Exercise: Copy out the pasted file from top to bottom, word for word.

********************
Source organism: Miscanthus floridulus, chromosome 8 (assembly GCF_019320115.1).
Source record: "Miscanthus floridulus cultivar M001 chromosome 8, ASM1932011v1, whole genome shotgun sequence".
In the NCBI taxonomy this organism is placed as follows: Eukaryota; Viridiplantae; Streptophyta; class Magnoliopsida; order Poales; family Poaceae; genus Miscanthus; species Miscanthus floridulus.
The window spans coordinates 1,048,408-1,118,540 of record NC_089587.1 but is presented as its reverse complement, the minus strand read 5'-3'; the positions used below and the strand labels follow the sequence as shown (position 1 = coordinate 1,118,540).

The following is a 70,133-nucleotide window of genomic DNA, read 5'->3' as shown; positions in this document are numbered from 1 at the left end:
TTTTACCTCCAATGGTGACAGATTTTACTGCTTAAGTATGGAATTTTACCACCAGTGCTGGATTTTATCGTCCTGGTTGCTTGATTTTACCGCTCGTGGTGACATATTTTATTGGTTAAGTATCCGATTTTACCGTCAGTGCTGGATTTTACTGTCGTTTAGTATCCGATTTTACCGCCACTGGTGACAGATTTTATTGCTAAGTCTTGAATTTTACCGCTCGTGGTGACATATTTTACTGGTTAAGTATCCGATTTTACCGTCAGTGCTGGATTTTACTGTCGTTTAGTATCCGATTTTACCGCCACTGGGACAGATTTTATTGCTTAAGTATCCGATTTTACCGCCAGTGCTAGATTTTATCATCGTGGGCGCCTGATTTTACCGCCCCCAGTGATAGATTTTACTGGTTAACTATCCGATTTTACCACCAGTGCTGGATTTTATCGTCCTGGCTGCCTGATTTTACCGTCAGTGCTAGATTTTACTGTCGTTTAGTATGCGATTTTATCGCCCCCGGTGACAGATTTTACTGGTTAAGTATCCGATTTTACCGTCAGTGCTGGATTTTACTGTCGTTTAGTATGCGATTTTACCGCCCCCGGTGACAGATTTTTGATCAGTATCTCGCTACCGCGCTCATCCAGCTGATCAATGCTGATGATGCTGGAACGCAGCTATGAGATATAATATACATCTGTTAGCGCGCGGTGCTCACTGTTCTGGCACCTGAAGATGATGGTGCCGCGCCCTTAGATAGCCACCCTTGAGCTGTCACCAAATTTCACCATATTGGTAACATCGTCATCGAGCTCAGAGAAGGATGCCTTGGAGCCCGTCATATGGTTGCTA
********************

Source organism: Miscanthus floridulus, chromosome 8 (assembly GCF_019320115.1).
Source record: "Miscanthus floridulus cultivar M001 chromosome 8, ASM1932011v1, whole genome shotgun sequence".
In the NCBI taxonomy this organism is placed as follows: Eukaryota; Viridiplantae; Streptophyta; class Magnoliopsida; order Poales; family Poaceae; genus Miscanthus; species Miscanthus floridulus.
The window spans coordinates 1,048,408-1,118,540 of record NC_089587.1 but is presented as its reverse complement, the minus strand read 5'-3'; the positions used below and the strand labels follow the sequence as shown (position 1 = coordinate 1,118,540).

The following is a 70,133-nucleotide window of genomic DNA, read 5'->3' as shown; positions in this document are numbered from 1 at the left end:
TTTTACCTCCAATGGTGACAGATTTTACTGCTTAAGTATGGAATTTTACCACCAGTGCTGGATTTTATCGTCCTGGTTGCTTGATTTTACCGCTCGTGGTGACATATTTTATTGGTTAAGTATCCGATTTTACCGTCAGTGCTGGATTTTACTGTCGTTTAGTATCCGATTTTACCGCCACTGGTGACAGATTTTATTGCTAAGTCTTGAATTTTACCGCTCGTGGTGACATATTTTACTGGTTAAGTATCCGATTTTACCGTCAGTGCTGGATTTTACTGTCGTTTAGTATCCGATTTTACCGCCACTGGGACAGATTTTATTGCTTAAGTATCCGATTTTACCGCCAGTGCTAGATTTTATCATCGTGGGCGCCTGATTTTACCGCCCCCAGTGATAGATTTTACTGGTTAACTATCCGATTTTACCACCAGTGCTGGATTTTATCGTCCTGGCTGCCTGATTTTACCGTCAGTGCTAGATTTTACTGTCGTTTAGTATGCGATTTTATCGCCCCCGGTGACAGATTTTACTGGTTAAGTATCCGATTTTACCGTCAGTGCTGGATTTTACTGTCGTTTAGTATGCGATTTTACCGCCCCCGGTGACAGATTTTTGATCAGTATCTCGCTACCGCGCTCATCCAGCTGATCAATGCTGATGATGCTGGAACGCAGCTATGAGATATAATATACATCTGTTAGCGCGCGGTGCTCACTGTTCTGGCACCTGAAGATGATGGTGCCGCGCCCTTAGATAGCCACCCTTGAGCTGTCACCAAATTTCACCATATTGGTAACATCGTCATCGAGCTCAGAGAAGGATGCCTTGGAGCCCGTCATATGGTTGCTA